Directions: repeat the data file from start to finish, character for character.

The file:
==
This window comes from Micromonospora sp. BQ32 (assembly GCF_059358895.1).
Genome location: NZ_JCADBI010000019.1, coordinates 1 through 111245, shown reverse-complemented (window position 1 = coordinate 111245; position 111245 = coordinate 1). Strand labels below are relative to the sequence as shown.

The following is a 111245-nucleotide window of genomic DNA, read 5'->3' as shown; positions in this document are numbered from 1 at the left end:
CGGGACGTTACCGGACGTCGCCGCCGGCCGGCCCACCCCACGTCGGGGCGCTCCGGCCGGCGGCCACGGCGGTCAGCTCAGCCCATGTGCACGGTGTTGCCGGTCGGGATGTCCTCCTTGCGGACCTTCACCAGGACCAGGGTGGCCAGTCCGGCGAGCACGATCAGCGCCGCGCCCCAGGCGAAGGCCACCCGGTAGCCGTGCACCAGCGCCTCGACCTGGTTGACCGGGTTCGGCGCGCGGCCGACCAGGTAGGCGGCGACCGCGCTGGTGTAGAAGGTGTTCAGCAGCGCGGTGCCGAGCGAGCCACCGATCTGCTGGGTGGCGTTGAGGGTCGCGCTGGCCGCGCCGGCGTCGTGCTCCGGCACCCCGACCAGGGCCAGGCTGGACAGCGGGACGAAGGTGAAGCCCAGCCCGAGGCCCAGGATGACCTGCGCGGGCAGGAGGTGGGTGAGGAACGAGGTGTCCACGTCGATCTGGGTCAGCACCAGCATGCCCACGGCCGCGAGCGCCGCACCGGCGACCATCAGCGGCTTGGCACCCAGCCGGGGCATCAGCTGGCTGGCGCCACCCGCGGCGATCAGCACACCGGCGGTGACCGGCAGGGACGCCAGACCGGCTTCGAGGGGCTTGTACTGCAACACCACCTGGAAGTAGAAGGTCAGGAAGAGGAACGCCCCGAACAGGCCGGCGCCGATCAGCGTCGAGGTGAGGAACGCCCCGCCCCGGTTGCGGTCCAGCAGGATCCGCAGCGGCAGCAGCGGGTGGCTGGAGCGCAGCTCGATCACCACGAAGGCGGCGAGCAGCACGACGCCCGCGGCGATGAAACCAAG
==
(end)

This window comes from Micromonospora sp. BQ32 (assembly GCF_059358895.1).
Genome location: NZ_JCADBI010000019.1, coordinates 1 through 111245, shown reverse-complemented (window position 1 = coordinate 111245; position 111245 = coordinate 1). Strand labels below are relative to the sequence as shown.

The following is a 111245-nucleotide window of genomic DNA, read 5'->3' as shown; positions in this document are numbered from 1 at the left end:
CGGGACGTTACCGGACGTCGCCGCCGGCCGGCCCACCCCACGTCGGGGCGCTCCGGCCGGCGGCCACGGCGGTCAGCTCAGCCCATGTGCACGGTGTTGCCGGTCGGGATGTCCTCCTTGCGGACCTTCACCAGGACCAGGGTGGCCAGTCCGGCGAGCACGATCAGCGCCGCGCCCCAGGCGAAGGCCACCCGGTAGCCGTGCACCAGCGCCTCGACCTGGTTGACCGGGTTCGGCGCGCGGCCGACCAGGTAGGCGGCGACCGCGCTGGTGTAGAAGGTGTTCAGCAGCGCGGTGCCGAGCGAGCCACCGATCTGCTGGGTGGCGTTGAGGGTCGCGCTGGCCGCGCCGGCGTCGTGCTCCGGCACCCCGACCAGGGCCAGGCTGGACAGCGGGACGAAGGTGAAGCCCAGCCCGAGGCCCAGGATGACCTGCGCGGGCAGGAGGTGGGTGAGGAACGAGGTGTCCACGTCGATCTGGGTCAGCACCAGCATGCCCACGGCCGCGAGCGCCGCACCGGCGACCATCAGCGGCTTGGCACCCAGCCGGGGCATCAGCTGGCTGGCGCCACCCGCGGCGATCAGCACACCGGCGGTGACCGGCAGGGACGCCAGACCGGCTTCGAGGGGCTTGTACTGCAACACCACCTGGAAGTAGAAGGTCAGGAAGAGGAACGCCCCGAACAGGCCGGCGCCGATCAGCGTCGAGGTGAGGAACGCCCCGCCCCGGTTGCGGTCCAGCAGGATCCGCAGCGGCAGCAGCGGGTGGCTGGAGCGCAGCTCGATCACCACGAAGGCGGCGAGCAGCACGACGCCCGCGGCGATGAAACCAAG